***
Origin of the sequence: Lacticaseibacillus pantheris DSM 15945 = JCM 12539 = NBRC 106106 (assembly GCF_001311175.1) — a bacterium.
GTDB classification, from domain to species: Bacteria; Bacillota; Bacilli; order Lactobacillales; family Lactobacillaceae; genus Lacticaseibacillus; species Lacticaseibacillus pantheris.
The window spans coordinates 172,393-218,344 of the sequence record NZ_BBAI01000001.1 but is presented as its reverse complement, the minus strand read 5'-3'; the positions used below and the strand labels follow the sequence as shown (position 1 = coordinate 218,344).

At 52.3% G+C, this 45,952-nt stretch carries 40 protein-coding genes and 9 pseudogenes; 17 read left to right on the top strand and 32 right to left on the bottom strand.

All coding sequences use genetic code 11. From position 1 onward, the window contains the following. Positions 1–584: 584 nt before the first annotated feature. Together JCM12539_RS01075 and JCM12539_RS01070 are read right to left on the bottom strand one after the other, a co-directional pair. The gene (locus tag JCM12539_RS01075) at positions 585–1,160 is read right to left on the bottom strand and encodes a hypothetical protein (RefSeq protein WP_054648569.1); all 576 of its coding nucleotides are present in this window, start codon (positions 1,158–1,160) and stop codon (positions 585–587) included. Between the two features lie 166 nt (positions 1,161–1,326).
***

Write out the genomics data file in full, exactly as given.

Origin of the sequence: Lacticaseibacillus pantheris DSM 15945 = JCM 12539 = NBRC 106106 (assembly GCF_001311175.1) — a bacterium.
GTDB classification, from domain to species: Bacteria; Bacillota; Bacilli; order Lactobacillales; family Lactobacillaceae; genus Lacticaseibacillus; species Lacticaseibacillus pantheris.
The window spans coordinates 172,393-218,344 of the sequence record NZ_BBAI01000001.1 but is presented as its reverse complement, the minus strand read 5'-3'; the positions used below and the strand labels follow the sequence as shown (position 1 = coordinate 218,344).

At 52.3% G+C, this 45,952-nt stretch carries 40 protein-coding genes and 9 pseudogenes; 17 read left to right on the top strand and 32 right to left on the bottom strand.

All coding sequences use genetic code 11. From position 1 onward, the window contains the following. Positions 1–584: 584 nt before the first annotated feature. Together JCM12539_RS01075 and JCM12539_RS01070 are read right to left on the bottom strand one after the other, a co-directional pair. The gene (locus tag JCM12539_RS01075) at positions 585–1,160 is read right to left on the bottom strand and encodes a hypothetical protein (RefSeq protein WP_054648569.1); all 576 of its coding nucleotides are present in this window, start codon (positions 1,158–1,160) and stop codon (positions 585–587) included. Between the two features lie 166 nt (positions 1,161–1,326).